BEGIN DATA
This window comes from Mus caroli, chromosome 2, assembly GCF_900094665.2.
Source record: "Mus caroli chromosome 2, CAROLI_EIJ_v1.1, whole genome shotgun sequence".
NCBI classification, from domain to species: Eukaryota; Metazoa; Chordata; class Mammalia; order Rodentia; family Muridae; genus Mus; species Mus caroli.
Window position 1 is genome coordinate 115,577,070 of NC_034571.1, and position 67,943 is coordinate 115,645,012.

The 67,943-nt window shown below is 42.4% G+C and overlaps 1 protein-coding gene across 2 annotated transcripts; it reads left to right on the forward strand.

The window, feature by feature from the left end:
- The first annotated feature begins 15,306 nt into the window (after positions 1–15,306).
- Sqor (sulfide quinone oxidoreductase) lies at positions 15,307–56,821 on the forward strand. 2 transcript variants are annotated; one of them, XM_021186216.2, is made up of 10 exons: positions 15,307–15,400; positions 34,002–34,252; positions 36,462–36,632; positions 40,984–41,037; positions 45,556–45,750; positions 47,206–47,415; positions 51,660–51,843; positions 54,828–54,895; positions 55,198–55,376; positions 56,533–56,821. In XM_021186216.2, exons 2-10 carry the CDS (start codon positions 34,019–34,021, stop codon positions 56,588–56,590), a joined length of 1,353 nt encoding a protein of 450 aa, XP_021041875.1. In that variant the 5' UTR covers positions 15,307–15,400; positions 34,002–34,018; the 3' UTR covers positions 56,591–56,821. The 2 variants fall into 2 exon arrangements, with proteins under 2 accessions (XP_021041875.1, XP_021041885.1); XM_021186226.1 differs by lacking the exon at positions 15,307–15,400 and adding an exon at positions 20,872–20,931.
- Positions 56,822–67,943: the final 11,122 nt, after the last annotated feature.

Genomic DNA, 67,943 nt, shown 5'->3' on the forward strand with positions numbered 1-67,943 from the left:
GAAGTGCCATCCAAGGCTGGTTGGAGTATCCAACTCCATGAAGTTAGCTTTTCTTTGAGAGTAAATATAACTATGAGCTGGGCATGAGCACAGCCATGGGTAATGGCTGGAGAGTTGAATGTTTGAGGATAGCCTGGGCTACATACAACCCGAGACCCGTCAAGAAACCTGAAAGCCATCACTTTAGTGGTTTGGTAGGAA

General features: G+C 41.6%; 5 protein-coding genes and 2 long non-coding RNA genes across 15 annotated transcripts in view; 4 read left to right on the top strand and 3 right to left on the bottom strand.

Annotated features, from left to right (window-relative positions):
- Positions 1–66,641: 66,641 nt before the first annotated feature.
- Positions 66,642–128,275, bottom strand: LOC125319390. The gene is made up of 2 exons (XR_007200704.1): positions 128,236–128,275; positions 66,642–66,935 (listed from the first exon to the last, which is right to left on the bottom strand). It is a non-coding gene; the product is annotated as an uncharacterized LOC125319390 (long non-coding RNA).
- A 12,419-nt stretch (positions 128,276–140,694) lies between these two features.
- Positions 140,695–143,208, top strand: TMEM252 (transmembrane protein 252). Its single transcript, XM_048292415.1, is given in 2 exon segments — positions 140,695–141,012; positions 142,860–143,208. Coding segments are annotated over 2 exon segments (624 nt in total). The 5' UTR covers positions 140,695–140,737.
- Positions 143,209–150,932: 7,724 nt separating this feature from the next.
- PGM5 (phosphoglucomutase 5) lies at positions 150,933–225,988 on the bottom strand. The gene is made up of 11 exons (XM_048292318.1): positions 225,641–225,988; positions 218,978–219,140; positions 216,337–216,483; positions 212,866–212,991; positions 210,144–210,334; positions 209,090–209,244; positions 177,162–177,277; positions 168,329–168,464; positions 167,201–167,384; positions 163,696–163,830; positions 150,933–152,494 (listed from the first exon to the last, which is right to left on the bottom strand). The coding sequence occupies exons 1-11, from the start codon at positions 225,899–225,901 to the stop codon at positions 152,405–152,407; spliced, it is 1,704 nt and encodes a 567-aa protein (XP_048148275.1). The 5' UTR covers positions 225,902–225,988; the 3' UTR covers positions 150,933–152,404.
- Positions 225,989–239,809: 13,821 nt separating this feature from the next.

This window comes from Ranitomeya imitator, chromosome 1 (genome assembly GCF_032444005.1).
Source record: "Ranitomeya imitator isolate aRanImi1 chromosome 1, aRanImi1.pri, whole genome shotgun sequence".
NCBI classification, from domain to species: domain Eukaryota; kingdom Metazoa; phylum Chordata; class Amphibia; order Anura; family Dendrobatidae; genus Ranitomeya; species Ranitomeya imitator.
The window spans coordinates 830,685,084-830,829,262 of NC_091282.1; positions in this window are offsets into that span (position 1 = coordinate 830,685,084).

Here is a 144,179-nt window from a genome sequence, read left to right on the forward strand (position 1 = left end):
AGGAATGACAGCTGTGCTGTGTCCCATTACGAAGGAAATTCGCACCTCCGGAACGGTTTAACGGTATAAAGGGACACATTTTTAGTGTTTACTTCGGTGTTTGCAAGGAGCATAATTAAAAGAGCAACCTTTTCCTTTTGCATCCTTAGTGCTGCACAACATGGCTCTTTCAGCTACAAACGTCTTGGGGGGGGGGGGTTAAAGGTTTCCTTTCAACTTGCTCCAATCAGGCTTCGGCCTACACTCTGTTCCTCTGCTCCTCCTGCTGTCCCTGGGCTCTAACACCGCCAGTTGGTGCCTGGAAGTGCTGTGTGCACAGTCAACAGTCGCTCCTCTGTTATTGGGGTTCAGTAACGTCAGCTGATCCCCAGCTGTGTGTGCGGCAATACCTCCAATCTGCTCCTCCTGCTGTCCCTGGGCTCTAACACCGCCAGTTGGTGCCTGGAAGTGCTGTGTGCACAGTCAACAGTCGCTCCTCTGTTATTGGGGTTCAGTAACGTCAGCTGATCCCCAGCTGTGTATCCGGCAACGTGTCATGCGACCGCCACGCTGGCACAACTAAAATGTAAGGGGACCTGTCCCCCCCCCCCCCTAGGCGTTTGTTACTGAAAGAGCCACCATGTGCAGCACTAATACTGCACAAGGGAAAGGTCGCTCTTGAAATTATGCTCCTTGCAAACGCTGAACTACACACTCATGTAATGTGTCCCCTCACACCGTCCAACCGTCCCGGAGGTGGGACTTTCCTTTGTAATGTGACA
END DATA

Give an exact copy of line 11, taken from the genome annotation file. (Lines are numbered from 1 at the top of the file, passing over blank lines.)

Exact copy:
GAAGTGCCATCCAAGGCTGGTTGGAGTATCCAACTCCATGAAGTTAGCTTTTCTTTGAGAGTAAATATAACTATGAGCTGGGCATGAGCACAGCCATGGGTAATGGCTGGAGAGTTGAATGTTTGAGGATAGCCTGGGCTACATACAACCCGAGACCCGTCAAGAAACCTGAAAGCCATCACTTTAGTGGTTTGGTAGGAA